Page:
Updated June 15, 2013
Did you know that once your credit score exceeds a certain threshold, it doesn't matter how much higher it goes? You'll still get the same mortgage rate whether your score is 760 or the highest possible score, 850. Check out this calculator from myFICO, which will show you what interest rate you can get given your credit score.
This chart shows that in the 700-759 range, you'll pay 0.22% more than borrowers with the best credit scores (those in the 760-850 range). Those in the lowest credit score bracket of 620-639 will pay 1.59% more than borrowers with the best credit scores. That's fairly significant both in terms of monthly payment and the amount of interest you'll pay over the life of the loan.
In other words, if you can do a few things to quickly improve your credit before applying for a mortgage, do them. If you are carrying credit card balances and can afford to pay them off or pay them down entirely, for example, do it. Just don't close the account when you're done (if you can avoid it) because that will lower the average age of your accounts, which will hurt your score. I say if you can avoid it because some cards charge an annual fee, and I would want to ditch that card even if it hurt my score--but that's just me. Bumping your credit score up a bracket could lower your interest rate by at least 0.2%.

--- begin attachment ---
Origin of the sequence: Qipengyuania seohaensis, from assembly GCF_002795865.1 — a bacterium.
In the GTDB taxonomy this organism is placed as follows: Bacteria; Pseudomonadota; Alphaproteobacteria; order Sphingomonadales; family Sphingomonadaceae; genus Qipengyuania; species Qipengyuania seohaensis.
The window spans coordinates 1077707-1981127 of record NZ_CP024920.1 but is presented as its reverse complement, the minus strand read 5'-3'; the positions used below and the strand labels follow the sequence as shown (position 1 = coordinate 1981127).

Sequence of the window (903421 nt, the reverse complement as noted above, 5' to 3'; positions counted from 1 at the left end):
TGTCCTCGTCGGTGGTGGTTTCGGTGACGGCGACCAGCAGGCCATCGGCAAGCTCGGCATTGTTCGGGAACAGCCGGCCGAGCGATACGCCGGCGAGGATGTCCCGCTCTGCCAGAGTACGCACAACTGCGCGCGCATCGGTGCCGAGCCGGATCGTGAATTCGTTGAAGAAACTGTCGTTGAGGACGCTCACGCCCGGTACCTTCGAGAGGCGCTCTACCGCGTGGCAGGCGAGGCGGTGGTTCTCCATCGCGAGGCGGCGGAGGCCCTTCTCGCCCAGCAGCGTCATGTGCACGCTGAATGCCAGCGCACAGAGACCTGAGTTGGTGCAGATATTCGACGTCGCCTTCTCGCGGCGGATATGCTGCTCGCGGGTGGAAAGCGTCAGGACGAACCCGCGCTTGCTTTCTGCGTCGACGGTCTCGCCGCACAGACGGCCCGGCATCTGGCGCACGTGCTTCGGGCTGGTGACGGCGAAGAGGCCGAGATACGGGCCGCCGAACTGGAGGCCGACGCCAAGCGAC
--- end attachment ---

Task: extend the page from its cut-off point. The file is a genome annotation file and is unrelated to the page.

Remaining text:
I know there are things I could do to improve my credit score, but since my score is already above 700, I think the best plan for me is to do nothing. My fear is that with some of the ambiguity in credit scoring, I might do something I think is helping my score and end up hurting it instead. I figure if I keep doing what I'm doing, my score should stay the same and keep me in good standing.
Photo by alisdair
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